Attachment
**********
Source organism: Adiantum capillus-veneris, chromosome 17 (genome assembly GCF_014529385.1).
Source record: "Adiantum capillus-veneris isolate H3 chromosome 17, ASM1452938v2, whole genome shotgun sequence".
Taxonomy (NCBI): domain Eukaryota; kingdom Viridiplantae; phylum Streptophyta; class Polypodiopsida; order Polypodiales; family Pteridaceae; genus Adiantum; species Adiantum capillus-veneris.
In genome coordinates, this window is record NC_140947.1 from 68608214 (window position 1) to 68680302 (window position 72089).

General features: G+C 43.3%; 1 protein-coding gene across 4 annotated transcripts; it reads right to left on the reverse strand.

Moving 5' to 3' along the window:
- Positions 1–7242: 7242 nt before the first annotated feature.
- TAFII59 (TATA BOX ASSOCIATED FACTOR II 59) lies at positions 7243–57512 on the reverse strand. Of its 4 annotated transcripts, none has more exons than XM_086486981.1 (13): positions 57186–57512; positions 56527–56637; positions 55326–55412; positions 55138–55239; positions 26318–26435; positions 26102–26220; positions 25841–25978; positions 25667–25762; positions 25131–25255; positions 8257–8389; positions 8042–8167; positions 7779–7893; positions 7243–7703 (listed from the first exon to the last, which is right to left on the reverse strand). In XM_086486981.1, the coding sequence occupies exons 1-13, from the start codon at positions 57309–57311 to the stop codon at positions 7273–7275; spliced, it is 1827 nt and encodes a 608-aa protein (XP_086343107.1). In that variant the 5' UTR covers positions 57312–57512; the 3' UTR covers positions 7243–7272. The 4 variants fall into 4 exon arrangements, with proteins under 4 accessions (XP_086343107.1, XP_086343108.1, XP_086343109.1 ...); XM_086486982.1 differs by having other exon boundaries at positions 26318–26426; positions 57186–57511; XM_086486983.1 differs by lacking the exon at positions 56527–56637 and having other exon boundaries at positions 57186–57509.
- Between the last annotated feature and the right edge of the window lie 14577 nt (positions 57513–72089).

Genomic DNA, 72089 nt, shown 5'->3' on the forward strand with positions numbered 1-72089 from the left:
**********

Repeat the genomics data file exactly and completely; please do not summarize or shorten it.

Source organism: Adiantum capillus-veneris, chromosome 17 (genome assembly GCF_014529385.1).
Source record: "Adiantum capillus-veneris isolate H3 chromosome 17, ASM1452938v2, whole genome shotgun sequence".
Taxonomy (NCBI): domain Eukaryota; kingdom Viridiplantae; phylum Streptophyta; class Polypodiopsida; order Polypodiales; family Pteridaceae; genus Adiantum; species Adiantum capillus-veneris.
In genome coordinates, this window is record NC_140947.1 from 68608214 (window position 1) to 68680302 (window position 72089).

General features: G+C 43.3%; 1 protein-coding gene across 4 annotated transcripts; it reads right to left on the reverse strand.

Moving 5' to 3' along the window:
- Positions 1–7242: 7242 nt before the first annotated feature.
- TAFII59 (TATA BOX ASSOCIATED FACTOR II 59) lies at positions 7243–57512 on the reverse strand. Of its 4 annotated transcripts, none has more exons than XM_086486981.1 (13): positions 57186–57512; positions 56527–56637; positions 55326–55412; positions 55138–55239; positions 26318–26435; positions 26102–26220; positions 25841–25978; positions 25667–25762; positions 25131–25255; positions 8257–8389; positions 8042–8167; positions 7779–7893; positions 7243–7703 (listed from the first exon to the last, which is right to left on the reverse strand). In XM_086486981.1, the coding sequence occupies exons 1-13, from the start codon at positions 57309–57311 to the stop codon at positions 7273–7275; spliced, it is 1827 nt and encodes a 608-aa protein (XP_086343107.1). In that variant the 5' UTR covers positions 57312–57512; the 3' UTR covers positions 7243–7272. The 4 variants fall into 4 exon arrangements, with proteins under 4 accessions (XP_086343107.1, XP_086343108.1, XP_086343109.1 ...); XM_086486982.1 differs by having other exon boundaries at positions 26318–26426; positions 57186–57511; XM_086486983.1 differs by lacking the exon at positions 56527–56637 and having other exon boundaries at positions 57186–57509.
- Between the last annotated feature and the right edge of the window lie 14577 nt (positions 57513–72089).

Genomic DNA, 72089 nt, shown 5'->3' on the forward strand with positions numbered 1-72089 from the left: